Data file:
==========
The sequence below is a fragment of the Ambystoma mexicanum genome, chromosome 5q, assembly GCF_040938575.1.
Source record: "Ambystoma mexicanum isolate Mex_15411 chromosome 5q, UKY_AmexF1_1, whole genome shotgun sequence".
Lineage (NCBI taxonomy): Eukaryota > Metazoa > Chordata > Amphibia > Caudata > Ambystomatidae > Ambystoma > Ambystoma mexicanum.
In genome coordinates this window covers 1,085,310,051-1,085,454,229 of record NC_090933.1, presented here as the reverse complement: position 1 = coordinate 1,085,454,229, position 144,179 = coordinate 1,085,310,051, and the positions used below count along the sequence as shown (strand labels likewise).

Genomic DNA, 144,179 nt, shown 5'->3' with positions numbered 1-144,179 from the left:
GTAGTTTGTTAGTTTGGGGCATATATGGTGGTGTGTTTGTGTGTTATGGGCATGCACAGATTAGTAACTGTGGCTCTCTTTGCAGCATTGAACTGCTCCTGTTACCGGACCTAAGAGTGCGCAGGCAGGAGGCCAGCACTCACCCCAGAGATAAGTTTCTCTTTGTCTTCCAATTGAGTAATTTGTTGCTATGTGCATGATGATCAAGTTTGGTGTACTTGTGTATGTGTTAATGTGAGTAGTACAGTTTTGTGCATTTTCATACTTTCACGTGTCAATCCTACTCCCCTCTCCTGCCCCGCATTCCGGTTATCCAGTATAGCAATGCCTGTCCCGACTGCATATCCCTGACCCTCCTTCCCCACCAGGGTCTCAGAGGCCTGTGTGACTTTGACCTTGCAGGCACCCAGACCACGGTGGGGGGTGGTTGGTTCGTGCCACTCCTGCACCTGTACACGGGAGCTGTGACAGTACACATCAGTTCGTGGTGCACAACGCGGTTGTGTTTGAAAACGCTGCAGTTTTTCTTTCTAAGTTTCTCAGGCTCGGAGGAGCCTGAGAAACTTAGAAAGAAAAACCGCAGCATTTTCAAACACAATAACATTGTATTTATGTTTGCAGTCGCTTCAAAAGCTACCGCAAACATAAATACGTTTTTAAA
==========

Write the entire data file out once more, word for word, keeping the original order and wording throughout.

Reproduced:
The sequence below is a fragment of the Ambystoma mexicanum genome, chromosome 5q, assembly GCF_040938575.1.
Source record: "Ambystoma mexicanum isolate Mex_15411 chromosome 5q, UKY_AmexF1_1, whole genome shotgun sequence".
Lineage (NCBI taxonomy): Eukaryota > Metazoa > Chordata > Amphibia > Caudata > Ambystomatidae > Ambystoma > Ambystoma mexicanum.
In genome coordinates this window covers 1,085,310,051-1,085,454,229 of record NC_090933.1, presented here as the reverse complement: position 1 = coordinate 1,085,454,229, position 144,179 = coordinate 1,085,310,051, and the positions used below count along the sequence as shown (strand labels likewise).

Genomic DNA, 144,179 nt, shown 5'->3' with positions numbered 1-144,179 from the left:
GTAGTTTGTTAGTTTGGGGCATATATGGTGGTGTGTTTGTGTGTTATGGGCATGCACAGATTAGTAACTGTGGCTCTCTTTGCAGCATTGAACTGCTCCTGTTACCGGACCTAAGAGTGCGCAGGCAGGAGGCCAGCACTCACCCCAGAGATAAGTTTCTCTTTGTCTTCCAATTGAGTAATTTGTTGCTATGTGCATGATGATCAAGTTTGGTGTACTTGTGTATGTGTTAATGTGAGTAGTACAGTTTTGTGCATTTTCATACTTTCACGTGTCAATCCTACTCCCCTCTCCTGCCCCGCATTCCGGTTATCCAGTATAGCAATGCCTGTCCCGACTGCATATCCCTGACCCTCCTTCCCCACCAGGGTCTCAGAGGCCTGTGTGACTTTGACCTTGCAGGCACCCAGACCACGGTGGGGGGTGGTTGGTTCGTGCCACTCCTGCACCTGTACACGGGAGCTGTGACAGTACACATCAGTTCGTGGTGCACAACGCGGTTGTGTTTGAAAACGCTGCAGTTTTTCTTTCTAAGTTTCTCAGGCTCGGAGGAGCCTGAGAAACTTAGAAAGAAAAACCGCAGCATTTTCAAACACAATAACATTGTATTTATGTTTGCAGTCGCTTCAAAAGCTACCGCAAACATAAATACGTTTTTAAA